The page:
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Avenger Assembled

Scratchpad: Freedom League 2012

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Freedom League: 2012


As my most recent assignment, I embarked on an effort to craft a new version of the Freedom League: a new generation of NPC champions who can carry on the fight offscreen while the PCs take center stage in their war against robot Nazi gorillas, unstoppable conquerors from space, and gritty street crime. (Or whatever today’s crisis is.) This assignment required a mix of setting-appropriate stuff unique to the Freedom City setting as well as reliance on classic comic book archetypes. This project was about answering this question: What archetypes make a good superteam?

All these builds are PL 10. The idea is that they will not overshadow the PCs. Obviously if you need them tougher for a particular adventure, empower them accordingly. My assumption here is that all the Freedom League NPCs we’ve seen in the books so far are still active. If you want to do a story with Captain Thunder, Lady Liberty, or whoever, they’re all still there. But it’s time for a new generation of heroes to take over the day-to-day running of the League. As the first generation of Neo-Silver Age heroes steps down, who will step up to replace them?

NOTE: I do fluff. It's my thing. You have a better sheet for any of these guys handy, go ahead and whip it out. At this juncture the Oddball stats are mostly placeholders.


Brash, loud, and given to boastful arrogance, Silver Eagle is not an easy man to like. Three-Star, as he was known at birth, was born beneath the Silver Tree on the homeworld of the Furions in the heart of the Terminus. He is not one himself, however; rather he is the product of a union between a Furion and a prole who he saved from the Omegaforges and resettled on the Furion homeworld. Acutely conscious of how his ‘inferior’ genes set him back from his playfellows, Silver Eagle compensated for his relative weakness by building up his skill and character: no one was more fearless in battle than he, and few were as talented planners and schemers. He fought against the forces of Omega at every turn, slaying countless drones and earning himself a reputation as a noble and honorable champion of life and justice against the terrible tyrannies of Omega. But even the most valiant heart grows tired of always being a step behind the others, and the Eagle grew discontent. His salvation came when Freedom Bird approached him with a particular task: the Furions had decided to send an ambassador to Earth to study and fight alongside Freedom City’s superheroes. Eager for new opportunities, and to be in a place where he would be among the most powerful instead of among the weakest, Silver Eagle accepted Freedom Bird’s offer and became the first Furion ambassador to the Freedom League.

Though a native of the Terminus, in our dimension Silver Eagle looks like a human man: he looks like a tall, very muscular man in his mid-twenties with short red hair and chiseled features. His costume is a silver and red jumpsuit underneath his flight harness. He wears an eagle symbol over his chest in homage to his namesake bird, and his silver helmet is cut to give a vaguely avian look. The general public knows that Silver Eagle is a hero from the Terminus, but this doesn’t tell them everything. The majority of people have a somewhat confused idea that the Terminus is simply an alternate Earth or space dimension, and that Furions like Silver Eagle are the native heroes of that dimension. This isn’t exactly a false impression, but it certainly doesn’t convey everything to them. He’s the League’s beatstick, a tough fighter who can hold his own in just about any combat situation. Brash and boastful, he does his best to honor every promise he makes on the field of battle. He takes combat seriously, even sparring, but doesn’t hold a grudge in defeat: a warrior gets better through training first, victory second. He has a crush on Midnight Witch, but hasn’t yet acted on those feelings.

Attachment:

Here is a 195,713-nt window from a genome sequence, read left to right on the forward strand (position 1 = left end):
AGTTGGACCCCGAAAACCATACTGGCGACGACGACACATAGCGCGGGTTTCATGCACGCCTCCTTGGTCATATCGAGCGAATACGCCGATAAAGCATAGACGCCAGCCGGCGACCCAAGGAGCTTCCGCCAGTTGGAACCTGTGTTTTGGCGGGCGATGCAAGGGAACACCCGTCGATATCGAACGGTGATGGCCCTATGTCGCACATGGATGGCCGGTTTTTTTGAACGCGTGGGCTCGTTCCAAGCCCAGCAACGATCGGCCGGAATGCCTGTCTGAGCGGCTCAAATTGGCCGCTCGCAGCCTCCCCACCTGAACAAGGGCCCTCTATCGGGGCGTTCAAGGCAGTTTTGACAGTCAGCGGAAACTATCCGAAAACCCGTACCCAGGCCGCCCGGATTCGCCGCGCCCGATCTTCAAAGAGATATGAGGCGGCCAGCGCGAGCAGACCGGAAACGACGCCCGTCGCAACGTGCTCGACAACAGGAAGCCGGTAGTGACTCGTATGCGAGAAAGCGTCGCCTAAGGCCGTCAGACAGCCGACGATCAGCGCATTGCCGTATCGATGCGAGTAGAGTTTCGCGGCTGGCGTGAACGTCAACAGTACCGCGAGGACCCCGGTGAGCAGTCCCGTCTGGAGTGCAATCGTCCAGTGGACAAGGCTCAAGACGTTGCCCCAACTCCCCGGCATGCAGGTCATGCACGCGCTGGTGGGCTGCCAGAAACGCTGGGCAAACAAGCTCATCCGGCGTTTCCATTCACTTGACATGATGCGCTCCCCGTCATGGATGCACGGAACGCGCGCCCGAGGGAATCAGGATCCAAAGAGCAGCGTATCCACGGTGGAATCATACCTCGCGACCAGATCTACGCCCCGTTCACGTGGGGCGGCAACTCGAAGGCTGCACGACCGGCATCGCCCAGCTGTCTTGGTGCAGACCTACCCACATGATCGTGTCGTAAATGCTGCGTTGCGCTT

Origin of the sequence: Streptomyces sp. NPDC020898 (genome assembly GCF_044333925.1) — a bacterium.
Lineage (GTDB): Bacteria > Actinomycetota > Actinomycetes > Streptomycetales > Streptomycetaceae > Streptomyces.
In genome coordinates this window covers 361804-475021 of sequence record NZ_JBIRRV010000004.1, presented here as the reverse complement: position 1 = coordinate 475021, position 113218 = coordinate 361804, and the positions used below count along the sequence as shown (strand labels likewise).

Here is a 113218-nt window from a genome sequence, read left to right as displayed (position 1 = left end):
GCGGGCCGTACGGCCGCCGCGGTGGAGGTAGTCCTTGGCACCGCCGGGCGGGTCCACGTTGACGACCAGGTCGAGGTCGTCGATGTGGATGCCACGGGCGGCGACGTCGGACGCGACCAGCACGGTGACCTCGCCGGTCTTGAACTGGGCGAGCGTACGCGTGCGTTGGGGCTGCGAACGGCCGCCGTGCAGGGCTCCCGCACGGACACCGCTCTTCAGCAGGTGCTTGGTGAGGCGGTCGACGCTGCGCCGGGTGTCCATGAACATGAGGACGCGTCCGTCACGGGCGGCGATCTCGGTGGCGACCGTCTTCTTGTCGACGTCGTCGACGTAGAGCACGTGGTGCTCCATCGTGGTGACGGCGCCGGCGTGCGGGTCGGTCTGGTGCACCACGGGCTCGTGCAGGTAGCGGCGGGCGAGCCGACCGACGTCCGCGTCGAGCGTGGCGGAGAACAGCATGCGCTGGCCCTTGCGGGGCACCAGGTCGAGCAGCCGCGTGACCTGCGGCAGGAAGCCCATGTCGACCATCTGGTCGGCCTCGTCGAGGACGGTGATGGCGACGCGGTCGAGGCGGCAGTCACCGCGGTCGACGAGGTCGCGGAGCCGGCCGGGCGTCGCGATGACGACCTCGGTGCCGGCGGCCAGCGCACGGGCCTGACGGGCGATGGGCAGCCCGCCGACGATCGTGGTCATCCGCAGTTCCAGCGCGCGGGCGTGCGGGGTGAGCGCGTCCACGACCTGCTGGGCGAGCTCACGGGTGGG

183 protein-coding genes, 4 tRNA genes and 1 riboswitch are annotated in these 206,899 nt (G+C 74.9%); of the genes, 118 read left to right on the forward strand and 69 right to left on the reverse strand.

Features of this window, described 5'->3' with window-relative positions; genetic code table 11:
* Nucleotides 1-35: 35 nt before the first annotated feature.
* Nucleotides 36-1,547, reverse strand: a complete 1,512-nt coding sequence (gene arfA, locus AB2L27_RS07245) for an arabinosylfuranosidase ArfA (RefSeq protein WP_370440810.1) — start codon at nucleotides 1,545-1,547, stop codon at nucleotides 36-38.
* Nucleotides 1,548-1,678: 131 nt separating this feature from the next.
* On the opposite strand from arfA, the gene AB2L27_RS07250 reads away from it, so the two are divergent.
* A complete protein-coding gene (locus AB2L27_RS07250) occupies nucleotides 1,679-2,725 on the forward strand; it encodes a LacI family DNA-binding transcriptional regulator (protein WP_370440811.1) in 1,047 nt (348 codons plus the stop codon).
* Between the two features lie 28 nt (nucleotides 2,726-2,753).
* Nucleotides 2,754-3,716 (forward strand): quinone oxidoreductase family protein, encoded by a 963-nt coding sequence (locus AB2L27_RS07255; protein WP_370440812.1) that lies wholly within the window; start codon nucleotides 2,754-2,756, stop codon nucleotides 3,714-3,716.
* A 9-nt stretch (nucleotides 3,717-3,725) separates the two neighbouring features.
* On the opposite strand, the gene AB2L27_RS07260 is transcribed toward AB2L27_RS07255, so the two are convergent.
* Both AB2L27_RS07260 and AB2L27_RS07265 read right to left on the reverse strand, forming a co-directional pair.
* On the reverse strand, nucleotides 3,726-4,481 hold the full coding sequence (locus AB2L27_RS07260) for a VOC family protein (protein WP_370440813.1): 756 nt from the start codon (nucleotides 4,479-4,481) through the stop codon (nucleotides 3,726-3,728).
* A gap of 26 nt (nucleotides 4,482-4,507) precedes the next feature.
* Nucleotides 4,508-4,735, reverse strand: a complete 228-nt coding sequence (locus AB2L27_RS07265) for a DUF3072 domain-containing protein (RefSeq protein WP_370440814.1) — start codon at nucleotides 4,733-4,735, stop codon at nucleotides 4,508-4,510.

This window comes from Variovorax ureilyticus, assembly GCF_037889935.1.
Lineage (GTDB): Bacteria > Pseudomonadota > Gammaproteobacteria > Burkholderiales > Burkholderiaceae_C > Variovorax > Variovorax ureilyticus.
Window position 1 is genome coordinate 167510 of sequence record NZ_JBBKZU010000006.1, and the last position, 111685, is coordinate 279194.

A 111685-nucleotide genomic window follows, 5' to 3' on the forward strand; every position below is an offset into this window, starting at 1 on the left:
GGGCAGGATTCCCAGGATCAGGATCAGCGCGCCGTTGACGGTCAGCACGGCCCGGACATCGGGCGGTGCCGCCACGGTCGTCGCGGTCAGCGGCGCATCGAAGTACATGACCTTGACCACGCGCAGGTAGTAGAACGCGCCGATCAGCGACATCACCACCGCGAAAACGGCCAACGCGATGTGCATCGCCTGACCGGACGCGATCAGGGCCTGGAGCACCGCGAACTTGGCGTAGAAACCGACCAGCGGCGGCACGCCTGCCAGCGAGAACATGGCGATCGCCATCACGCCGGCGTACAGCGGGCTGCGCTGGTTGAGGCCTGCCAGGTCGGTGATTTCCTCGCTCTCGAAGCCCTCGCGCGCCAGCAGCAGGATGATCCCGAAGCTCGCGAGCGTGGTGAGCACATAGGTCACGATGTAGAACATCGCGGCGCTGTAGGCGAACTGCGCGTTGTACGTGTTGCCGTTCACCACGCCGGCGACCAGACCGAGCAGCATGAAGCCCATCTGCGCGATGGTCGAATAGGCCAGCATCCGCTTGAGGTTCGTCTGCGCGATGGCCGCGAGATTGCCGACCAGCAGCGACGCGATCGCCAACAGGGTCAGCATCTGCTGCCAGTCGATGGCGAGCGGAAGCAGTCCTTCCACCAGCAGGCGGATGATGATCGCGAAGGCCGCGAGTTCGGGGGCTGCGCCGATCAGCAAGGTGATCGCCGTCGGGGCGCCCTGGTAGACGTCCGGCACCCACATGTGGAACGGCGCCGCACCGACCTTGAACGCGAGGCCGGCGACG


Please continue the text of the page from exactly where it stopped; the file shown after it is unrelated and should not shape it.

Likes: Books about military history, weapons, bikers, loud heavy metal music, drinking 190 proof liquor in dive bars, winning

Dislikes: Omega, pacifism, losing, watching innocents suffer, Omegadrones, talking about his feelings, discussions of his genetic heritage



Silver Eagle respects combat ability, a strong moral character, and a willingness to put yourself on the line for others. He’ll make a stalwart friend to any PC who shares some combination of those three. He’s not really powerful to fight cosmic threats one-on-one, so he’s game to try; he may need to call PCs in for help in battle (something he does without hesitation, pride or not) or for a trip to the Terminus if he can’t bring his League allies along for some reason. He’s a good guy to have at your back in a fight.


Silver Eagle takes conflicts with others seriously, but he does so without animosity. A loud, competitive jock, he’s a good choice for a semi-friendly rivalry with a famous NPC. He honestly doesn’t mean to make enemies this way: warriors get better through competition, and he assumes most of his fellow heroes want to be better at what they do. His big problem is that years of being the smallest, weakest one have made him too inclined to overcompensate for a perceived inferiority with gibes and taunts that can get seriously annoying to deal with.